No Liberalisation of IGA

The Liberal government has made it clear that there will be no liberalisation of the existing federal restrictions on mobile / online gaming under the Interactive Gambling Act 2001 (Cth) (IGA). Indeed it has expressed a clear intention to investigate the best methods of enforcing the IGA given the absence of any meaningful enforcement steps to date.

Labor Government Reforms Repealed

Various gambling reforms were introduced by the former Labor government in 2012 via the National Gambling Reform Act 2012 (Cth) (NGA), as well as the National Gambling Reform (Related Matters) Act (No.1) 2012 (Cth) and National Gambling Reform (Related Matters) Act (No. 2) 2012 (Cth) (Related Matters Acts).  Many of those measures have now been repealed by the Social Services and Other Legislation Amendment Act 2014 (Cth) (Amendment Act) which was assented to on 31 March 2014.

Schedule 1 of the Amendment Act has amended the NGA (which is now called the Gambling Measures Act 2012) and repealed the Related Matters Acts. In doing so, the following measures introduced by the former Labor government have been abolished:

  • Measures requiring automatic teller machines on gaming premises (except casinos) to prevent a person from withdrawing more than $250 cash using any one card in a 24 hour period. Now that they have been abolished, reports indicate that Ladbrokes Australia will introduce a card which will enable wins to be instantly withdrawn from any ATM or spent via Eftpos with a daily withdrawal limit of $1,000 or daily spend of $2,500 via Eftpos;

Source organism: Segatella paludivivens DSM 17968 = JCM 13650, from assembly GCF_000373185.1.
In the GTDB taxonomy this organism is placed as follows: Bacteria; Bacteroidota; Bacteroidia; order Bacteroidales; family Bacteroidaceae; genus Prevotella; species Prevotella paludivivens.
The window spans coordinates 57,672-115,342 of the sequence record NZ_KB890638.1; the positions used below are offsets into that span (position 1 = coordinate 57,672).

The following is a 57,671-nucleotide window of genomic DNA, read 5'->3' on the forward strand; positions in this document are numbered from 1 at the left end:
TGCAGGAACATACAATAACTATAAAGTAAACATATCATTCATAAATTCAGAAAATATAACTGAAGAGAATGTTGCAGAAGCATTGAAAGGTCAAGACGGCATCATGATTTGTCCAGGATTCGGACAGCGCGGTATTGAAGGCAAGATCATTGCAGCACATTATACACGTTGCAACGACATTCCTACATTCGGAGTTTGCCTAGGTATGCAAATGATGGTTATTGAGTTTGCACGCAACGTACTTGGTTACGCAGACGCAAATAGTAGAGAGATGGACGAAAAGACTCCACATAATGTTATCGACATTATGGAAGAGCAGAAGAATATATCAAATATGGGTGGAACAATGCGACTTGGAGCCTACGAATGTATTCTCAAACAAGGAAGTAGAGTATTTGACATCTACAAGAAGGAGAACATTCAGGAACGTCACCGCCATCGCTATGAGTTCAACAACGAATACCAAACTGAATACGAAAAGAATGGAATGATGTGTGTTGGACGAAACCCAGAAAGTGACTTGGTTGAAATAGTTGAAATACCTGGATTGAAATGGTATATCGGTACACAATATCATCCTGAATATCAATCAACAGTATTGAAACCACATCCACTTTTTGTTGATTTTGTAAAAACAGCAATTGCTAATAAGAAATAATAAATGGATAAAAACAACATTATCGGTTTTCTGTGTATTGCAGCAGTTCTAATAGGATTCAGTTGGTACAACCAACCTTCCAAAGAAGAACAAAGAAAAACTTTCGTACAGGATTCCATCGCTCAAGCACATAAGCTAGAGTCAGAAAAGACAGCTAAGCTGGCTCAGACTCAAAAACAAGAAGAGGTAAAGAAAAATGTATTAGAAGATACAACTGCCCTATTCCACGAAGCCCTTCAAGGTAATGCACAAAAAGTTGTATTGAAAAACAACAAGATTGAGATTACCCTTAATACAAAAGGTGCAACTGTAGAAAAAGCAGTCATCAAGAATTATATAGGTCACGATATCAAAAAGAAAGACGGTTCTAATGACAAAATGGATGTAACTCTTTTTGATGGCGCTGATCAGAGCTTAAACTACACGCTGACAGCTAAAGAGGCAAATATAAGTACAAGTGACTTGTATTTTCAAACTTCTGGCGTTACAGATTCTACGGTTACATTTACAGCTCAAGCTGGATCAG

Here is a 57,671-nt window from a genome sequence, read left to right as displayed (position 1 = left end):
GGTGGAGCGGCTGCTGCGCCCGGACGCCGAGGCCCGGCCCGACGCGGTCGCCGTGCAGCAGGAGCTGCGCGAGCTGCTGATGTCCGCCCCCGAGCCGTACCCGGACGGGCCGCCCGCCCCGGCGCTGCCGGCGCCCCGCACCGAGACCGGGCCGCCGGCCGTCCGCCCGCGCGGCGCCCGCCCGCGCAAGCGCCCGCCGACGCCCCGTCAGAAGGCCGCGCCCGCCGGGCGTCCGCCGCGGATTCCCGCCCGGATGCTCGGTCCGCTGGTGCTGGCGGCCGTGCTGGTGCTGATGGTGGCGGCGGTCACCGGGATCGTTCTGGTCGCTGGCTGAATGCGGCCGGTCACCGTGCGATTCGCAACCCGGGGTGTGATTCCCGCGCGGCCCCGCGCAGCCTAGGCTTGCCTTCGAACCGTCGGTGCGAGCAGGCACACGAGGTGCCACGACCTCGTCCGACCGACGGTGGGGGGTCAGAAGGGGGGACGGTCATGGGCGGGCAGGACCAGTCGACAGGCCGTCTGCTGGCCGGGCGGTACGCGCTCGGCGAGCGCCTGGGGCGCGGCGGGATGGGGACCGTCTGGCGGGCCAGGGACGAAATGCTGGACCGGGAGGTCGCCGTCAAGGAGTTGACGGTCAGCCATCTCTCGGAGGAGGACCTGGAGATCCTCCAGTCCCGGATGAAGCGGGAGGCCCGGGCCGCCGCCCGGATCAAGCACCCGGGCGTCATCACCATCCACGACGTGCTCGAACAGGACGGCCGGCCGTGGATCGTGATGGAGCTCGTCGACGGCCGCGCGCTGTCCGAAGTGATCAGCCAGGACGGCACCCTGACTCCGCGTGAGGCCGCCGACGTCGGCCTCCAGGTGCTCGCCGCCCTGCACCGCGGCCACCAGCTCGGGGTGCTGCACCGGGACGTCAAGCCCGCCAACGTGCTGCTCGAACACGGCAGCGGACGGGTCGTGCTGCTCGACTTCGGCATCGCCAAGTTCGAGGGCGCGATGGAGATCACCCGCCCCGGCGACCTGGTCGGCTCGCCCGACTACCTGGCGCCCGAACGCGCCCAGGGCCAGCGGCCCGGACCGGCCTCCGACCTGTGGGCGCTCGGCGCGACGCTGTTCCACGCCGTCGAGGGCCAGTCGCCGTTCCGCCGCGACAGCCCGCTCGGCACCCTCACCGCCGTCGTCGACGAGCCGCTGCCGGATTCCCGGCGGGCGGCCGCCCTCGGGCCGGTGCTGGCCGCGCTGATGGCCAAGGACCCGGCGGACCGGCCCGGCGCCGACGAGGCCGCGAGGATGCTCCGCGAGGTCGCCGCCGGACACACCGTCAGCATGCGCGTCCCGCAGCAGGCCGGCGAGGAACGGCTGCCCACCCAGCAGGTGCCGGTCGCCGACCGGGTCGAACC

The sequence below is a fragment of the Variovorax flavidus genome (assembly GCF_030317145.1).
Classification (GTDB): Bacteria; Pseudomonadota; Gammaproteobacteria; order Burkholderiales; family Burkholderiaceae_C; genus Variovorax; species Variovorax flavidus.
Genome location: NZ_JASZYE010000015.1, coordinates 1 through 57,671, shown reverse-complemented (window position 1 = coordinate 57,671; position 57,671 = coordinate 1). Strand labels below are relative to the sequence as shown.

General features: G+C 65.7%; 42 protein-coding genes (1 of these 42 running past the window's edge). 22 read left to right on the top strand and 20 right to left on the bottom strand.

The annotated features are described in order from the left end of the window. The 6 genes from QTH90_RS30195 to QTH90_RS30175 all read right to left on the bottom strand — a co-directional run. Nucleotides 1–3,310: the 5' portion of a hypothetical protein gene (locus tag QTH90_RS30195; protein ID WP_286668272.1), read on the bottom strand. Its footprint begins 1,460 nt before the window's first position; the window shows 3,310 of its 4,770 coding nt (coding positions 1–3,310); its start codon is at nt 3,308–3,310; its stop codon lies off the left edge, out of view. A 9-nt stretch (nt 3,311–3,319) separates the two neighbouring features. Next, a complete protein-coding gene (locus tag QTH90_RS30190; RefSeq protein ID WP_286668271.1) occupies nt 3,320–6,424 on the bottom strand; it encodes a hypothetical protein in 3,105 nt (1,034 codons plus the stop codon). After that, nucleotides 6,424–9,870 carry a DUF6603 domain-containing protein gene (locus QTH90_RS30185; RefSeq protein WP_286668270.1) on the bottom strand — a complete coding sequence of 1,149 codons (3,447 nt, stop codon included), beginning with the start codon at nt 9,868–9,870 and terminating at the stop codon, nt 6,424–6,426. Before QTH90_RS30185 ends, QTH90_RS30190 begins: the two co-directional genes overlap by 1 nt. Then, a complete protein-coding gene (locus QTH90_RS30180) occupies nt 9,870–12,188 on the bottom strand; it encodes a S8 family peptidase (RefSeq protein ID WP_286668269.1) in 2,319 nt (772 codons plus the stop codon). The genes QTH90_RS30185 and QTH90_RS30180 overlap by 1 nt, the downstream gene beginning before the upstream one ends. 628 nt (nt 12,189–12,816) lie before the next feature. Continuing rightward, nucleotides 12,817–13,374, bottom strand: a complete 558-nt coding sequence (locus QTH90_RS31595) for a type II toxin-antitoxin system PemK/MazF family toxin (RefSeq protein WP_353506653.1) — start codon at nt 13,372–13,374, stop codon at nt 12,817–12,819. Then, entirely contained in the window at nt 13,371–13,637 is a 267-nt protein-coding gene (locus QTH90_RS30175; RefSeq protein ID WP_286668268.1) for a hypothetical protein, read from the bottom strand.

• Measures requiring manufacturers and importers of gaming machines to ensure that such machines are capable of providing for precommitment systems if they are manufactured or imported on or after 31 December 2014; • Measures requiring approved pre-commitment systems to be put in place, and dynamic electronic warnings to be displayed, on gaming machines that are made available for use on and after 31 December 2018;
  • Measures requiring the Productivity Commission to undertake reviews; and
  • Measures providing for the National Gambling Regulator, supervisory levy and gaming machine regulation levy.

In addition, provisions relating to the controversial mandatory pre- commitment scheme for gaming machines scheduled to be trialled in the Australian Capital Territory have also been repealed by the Amendment Act. Mandatory systems require all people who use gaming machines to set a limit before they can commence play.

Voluntary Pre-Commitment for EGMs

The Liberal government has however expressed its support for “voluntary pre-commitment on gaming machines in venues nationally” as part of its broader plan to encourage “responsible gambling by all gamblers”, notwithstanding the above repeals. Voluntary pre-commitment allows (rather than requires) a player of a gaming machine to set a limit on the amount that the player is prepared to lose, and assists the player to keep to the limit. Moving forwards, the Amendment Act indicates that the Commonwealth will work with the State and Territory Governments, the gaming industry, academics and the community sector to develop a “realistic timetable” for implementing a voluntary pre-commitment scheme. It will also develop a “realistic timetable” for ensuring that all gaming machines are actually capable of supporting a venue based voluntary pre-commitment scheme in conjunction with the State and Territory Governments as well as the gaming industry itself. Further, it will work with the State and Territory Governments on the most appropriate way of administering the scheme. 

Separately from the above development, various States and Territories are already advanced in implementing such schemes.